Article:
by Karl Marx, translated by Kevin B. Anderson and Karel Ludenhoff, introduction by Peter Hudis, foreword by Peter Linebaugh
Marx's Critique of the Gotha Program is a revelation. It offers the fullest elaboration of his vision for a communist future, free from the shackles of capital, but also the state. Neglected by the statist versions of socialism, whether Social Democratic or Stalinist that left a wreckage of coercion and disillusionment in their wake, this new annotated translation of Marx's Critique makes clear for the first time the full emancipatory scope of Marx's notion of life after capitalism.
An erudite new introduction by Peter Hudis plumbs the depth of Marx's argument, elucidating how his vision of communism, and the transition to it, was thoroughly democratic. At a time when the rule of capital is being questioned and challenged, this volume makes an essential contribution to a real alternative to capitalism, rather than piecemeal reforms. In the twenty-first century, when it has never been more needed, here is Marx at his most liberatory.
"This is a compelling moment for a return to Marx's most visionary writings. Among those is his often neglected, Critique of the Gotha Program. In this exciting new translation, we can hear Marx urging socialists of his day to remain committed to a truly radical break with capitalism. And in Peter Hudis's illuminating introductory essay we are reminded that Marx's vision of a society beyond capitalism was democratic and emancipatory to its very core. This book is a major addition to the anti-capitalist library." -- David McNally, Distinguished Professor of History, University of Houston and author of Monsters of the Market
"In their penetrating account of Marx's famous hatchet job on the 19th-century left, Hudis and Anderson go to the heart of issues haunting the left in the 21st century: what would a society look like without work, wages, GDP growth, and human self-oppression." -- Paul Mason, writer for New Statesman and author of Postcapitalism: A Guide to Our Future
"This new edition of Marx's Critique of the Gotha Program, with an illuminating introduction by Peter Hudis, confirms that to re-translate is not only to re-animate old questions in the body of new words, but is also to propel writing towards contemporary exigencies. Arcing across times, the then of a first articulation connects to the now of hindsight and to the unwritten terms of an open future. While the delusions of Real-Existing State Socialism have dispelled, confusions around the role of the state in an emancipating society persist. In this short metatext, Marx's snappish commentaries and his forensic dissections of weasel words and hollow phrases reveal how language matters, because it conveys and betrays ideology, policy and underlying standpoints. Translation works with this malleability of language. Meaning turns on a dime: political orientation can be realigned, if the slogan evinces exactitude, acknowledging history and horizons of possibility. We should learn, through this book, to read closer, better and in dialogue. -- Esther Leslie, Professor of Political Aesthetics, Birkbeck College, University of London, and author of Walter Benjamin
"Critique of the Gotha Program is a key text for understanding Marx's vision of an emancipated society beyond capitalism. With an excellent introduction by Peter Hudis, this new translation is both timely and important. Returning to Marx's pathbreaking essay can give new direction to the political struggles of our time."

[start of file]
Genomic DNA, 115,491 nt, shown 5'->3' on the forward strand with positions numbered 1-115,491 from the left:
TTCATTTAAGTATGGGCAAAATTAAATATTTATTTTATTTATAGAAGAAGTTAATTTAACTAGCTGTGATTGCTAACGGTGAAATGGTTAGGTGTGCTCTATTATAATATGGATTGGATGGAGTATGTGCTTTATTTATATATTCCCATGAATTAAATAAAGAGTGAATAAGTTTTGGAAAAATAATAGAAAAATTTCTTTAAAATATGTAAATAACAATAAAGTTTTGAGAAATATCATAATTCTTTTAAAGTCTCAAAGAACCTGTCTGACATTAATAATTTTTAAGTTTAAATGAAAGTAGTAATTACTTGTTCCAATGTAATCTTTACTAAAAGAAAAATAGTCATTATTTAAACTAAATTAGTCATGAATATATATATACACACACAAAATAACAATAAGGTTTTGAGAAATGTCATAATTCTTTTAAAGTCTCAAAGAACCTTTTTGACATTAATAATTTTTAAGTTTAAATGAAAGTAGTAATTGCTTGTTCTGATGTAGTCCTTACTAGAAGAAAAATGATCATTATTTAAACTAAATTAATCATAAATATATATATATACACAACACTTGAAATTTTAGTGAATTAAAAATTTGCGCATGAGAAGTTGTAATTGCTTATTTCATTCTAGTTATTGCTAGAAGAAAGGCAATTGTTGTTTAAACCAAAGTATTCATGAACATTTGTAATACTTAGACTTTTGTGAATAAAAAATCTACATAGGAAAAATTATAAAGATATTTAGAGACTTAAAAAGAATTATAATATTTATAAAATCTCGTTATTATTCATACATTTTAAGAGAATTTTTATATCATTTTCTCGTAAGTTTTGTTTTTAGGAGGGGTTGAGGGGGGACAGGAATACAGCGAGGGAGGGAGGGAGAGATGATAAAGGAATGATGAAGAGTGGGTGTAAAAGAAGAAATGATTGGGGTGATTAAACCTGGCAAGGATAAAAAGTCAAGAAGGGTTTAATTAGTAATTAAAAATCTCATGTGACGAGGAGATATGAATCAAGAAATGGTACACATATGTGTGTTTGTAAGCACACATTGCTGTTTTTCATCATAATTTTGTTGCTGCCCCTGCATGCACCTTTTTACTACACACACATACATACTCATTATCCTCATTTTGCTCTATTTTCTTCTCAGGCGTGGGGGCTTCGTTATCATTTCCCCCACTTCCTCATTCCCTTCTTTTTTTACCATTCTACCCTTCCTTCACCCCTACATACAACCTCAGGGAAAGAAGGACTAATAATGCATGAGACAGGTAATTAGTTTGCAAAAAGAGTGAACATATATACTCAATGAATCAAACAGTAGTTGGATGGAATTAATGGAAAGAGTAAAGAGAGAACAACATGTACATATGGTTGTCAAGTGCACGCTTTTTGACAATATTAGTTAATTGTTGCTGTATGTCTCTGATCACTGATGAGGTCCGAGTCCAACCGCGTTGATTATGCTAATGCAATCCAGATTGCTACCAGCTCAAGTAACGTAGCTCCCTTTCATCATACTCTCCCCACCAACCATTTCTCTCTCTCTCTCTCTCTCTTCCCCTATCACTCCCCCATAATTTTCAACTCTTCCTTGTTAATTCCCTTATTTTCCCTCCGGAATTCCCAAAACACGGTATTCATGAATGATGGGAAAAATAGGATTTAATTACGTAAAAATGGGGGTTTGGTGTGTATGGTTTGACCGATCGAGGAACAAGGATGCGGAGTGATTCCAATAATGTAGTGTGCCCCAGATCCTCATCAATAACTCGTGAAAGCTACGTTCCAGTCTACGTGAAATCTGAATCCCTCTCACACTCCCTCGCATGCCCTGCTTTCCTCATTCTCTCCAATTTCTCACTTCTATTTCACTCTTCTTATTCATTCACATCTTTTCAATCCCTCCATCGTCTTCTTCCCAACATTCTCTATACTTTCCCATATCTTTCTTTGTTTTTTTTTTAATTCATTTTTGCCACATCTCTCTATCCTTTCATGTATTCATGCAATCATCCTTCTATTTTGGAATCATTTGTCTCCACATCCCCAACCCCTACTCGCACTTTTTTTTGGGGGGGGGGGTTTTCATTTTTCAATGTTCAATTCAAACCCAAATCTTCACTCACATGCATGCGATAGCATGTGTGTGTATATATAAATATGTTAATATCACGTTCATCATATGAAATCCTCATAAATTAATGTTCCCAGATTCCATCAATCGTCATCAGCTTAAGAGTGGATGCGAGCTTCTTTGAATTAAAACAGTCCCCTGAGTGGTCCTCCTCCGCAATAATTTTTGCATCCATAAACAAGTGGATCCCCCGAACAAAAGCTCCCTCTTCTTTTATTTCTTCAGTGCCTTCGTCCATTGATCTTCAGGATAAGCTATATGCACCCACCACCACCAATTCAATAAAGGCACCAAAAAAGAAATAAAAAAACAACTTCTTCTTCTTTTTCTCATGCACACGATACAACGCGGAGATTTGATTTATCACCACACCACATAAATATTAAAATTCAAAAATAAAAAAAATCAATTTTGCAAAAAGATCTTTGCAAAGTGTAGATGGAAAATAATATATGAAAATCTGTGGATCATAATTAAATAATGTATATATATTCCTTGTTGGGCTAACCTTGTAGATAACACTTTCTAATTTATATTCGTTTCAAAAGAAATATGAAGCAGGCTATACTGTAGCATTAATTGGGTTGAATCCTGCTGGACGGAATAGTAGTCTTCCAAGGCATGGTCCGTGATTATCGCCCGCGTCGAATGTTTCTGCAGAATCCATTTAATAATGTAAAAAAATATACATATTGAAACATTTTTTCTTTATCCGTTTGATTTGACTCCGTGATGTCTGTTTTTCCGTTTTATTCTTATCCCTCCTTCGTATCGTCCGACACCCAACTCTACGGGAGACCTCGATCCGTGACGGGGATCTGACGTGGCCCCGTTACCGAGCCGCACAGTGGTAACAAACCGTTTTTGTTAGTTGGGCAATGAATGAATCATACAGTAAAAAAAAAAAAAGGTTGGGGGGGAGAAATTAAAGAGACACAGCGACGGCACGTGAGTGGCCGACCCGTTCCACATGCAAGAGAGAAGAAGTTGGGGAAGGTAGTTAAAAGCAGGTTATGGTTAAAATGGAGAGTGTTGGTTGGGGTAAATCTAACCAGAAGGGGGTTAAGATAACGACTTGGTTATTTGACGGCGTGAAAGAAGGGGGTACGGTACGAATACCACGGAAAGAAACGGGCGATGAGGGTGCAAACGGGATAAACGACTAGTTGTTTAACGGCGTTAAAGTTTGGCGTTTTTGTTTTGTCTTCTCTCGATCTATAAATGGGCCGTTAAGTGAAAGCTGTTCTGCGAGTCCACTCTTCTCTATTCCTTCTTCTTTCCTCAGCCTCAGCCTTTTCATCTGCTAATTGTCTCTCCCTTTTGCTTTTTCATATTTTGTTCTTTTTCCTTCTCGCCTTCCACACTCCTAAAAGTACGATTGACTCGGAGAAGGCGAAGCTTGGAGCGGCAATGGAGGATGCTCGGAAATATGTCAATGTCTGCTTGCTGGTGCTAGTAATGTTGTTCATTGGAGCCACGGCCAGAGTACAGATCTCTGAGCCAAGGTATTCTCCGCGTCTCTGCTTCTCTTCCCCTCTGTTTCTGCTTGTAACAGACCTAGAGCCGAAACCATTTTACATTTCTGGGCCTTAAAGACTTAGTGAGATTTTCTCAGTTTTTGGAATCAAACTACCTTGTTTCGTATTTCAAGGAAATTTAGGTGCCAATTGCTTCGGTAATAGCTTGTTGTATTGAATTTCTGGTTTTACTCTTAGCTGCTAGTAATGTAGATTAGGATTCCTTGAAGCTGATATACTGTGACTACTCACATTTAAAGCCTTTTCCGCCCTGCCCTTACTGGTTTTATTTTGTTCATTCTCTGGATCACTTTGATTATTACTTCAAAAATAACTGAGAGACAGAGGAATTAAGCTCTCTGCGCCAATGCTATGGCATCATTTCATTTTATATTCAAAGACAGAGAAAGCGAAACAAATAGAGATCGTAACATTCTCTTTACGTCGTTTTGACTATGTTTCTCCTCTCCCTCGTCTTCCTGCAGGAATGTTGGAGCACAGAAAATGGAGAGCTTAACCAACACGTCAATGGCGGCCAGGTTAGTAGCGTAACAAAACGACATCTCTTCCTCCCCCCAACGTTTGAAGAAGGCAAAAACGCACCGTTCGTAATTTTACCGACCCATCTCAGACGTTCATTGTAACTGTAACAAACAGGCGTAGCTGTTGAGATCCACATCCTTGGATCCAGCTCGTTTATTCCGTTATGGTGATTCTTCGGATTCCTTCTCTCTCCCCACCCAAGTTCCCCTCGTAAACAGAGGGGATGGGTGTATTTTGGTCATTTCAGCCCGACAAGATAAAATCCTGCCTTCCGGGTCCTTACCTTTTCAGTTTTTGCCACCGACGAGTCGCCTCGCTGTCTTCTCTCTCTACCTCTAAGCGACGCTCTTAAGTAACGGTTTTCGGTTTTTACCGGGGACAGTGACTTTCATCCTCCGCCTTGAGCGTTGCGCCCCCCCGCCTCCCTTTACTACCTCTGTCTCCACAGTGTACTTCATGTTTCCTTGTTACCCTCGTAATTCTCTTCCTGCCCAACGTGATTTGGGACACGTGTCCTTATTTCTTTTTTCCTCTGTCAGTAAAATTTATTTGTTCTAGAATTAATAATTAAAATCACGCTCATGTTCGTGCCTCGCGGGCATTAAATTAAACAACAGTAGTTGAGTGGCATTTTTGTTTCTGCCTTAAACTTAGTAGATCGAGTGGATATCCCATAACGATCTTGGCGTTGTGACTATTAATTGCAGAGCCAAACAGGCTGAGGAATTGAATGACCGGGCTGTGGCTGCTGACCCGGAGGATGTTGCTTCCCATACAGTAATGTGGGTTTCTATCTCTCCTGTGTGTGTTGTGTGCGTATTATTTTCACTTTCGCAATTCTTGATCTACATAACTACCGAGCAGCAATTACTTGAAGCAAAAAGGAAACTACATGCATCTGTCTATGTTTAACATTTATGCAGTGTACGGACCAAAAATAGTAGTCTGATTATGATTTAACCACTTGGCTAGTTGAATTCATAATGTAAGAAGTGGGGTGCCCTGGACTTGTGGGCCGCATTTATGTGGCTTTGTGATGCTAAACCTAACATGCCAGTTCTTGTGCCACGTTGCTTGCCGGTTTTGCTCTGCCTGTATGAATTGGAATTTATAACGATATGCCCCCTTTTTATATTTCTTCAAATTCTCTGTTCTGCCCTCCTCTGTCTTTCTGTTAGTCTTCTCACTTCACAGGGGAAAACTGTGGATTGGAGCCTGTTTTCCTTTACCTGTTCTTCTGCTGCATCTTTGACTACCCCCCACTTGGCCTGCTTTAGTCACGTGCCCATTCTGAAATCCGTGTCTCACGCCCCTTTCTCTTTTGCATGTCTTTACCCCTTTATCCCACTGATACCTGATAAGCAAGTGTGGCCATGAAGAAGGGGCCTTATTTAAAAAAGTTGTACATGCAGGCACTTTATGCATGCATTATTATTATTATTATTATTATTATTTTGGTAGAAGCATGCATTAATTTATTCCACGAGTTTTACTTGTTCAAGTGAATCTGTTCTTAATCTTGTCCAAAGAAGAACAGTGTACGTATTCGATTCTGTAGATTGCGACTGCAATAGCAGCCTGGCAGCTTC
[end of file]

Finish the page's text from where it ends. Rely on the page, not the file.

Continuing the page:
--Martin Hägglund, Yale University, author of This Life
"This new translation of Marx's Critique of the Gotha Program includes an introductory essay by Peter Hudis, which points to Marx's distinction between value, that is, the socially-necessary time required to produce a commodity, and labor itself, that is, the actual number of hours a worker engages in. He provides a provocative and useful critique of Lenin's conception of the transition to socialism, and of subsequent Marxist-Leninist and social democratic conceptions of a socialist society. This raises questions about the nature of both labor and value in a society in which both have been transformed by technology. Nevertheless Hudis' analysis provides a clarifying and useful critique of both social democratic and Marxist-Leninist conceptions of socialism/communism." -- Barbara Epstein, Professor of the History of Consciousness Studies, University of California, Santa Cruz, and author of Political Power and Cultural Revolution
About the Contributors:
Karl Heinrich Marx was a German philosopher, economist, historian, sociologist, political theorist, journalist, and socialist revolutionary. Author of The Communist Manifesto.
Kevin B. Anderson is Professor of Sociology at University of California, Santa Barbara, with appointments in Feminist Studies and Political Science. He is the author of Lenin, Hegel, and Western Marxism, Foucault and the Iranian Revolution (with Janet Afary), and Marx at the Margins.
Karel Ludenhoff is an Amsterdam-based labor activist and a writer on Marx's critique of political economy whose essays have appeared in Logos and other journals.
Peter Hudis is Professor of Philosophy and Humanities at Oakton Community College and author of Marx's Concept of the Alternative to Capitalism and Frantz Fanon: Philosopher of the Barricades. He edited The Rosa Luxemburg Reader and The Letters of Rosa Luxemburg.
Peter Linebaugh is the coauthor of Albion's Fatal Tree, and is the author of Stop Theif!, The Many-Headed Hydra (with Marcus Rediker), The Magna Carta Manifesto, and introductions to Verso's selection of Thomas Paine's writings and PM's new edition of E.P. Thompson's William Morris: Romantic to Revolutionary. He lives in the region of the Great Lakes and works at the University of Toledo in Ohio.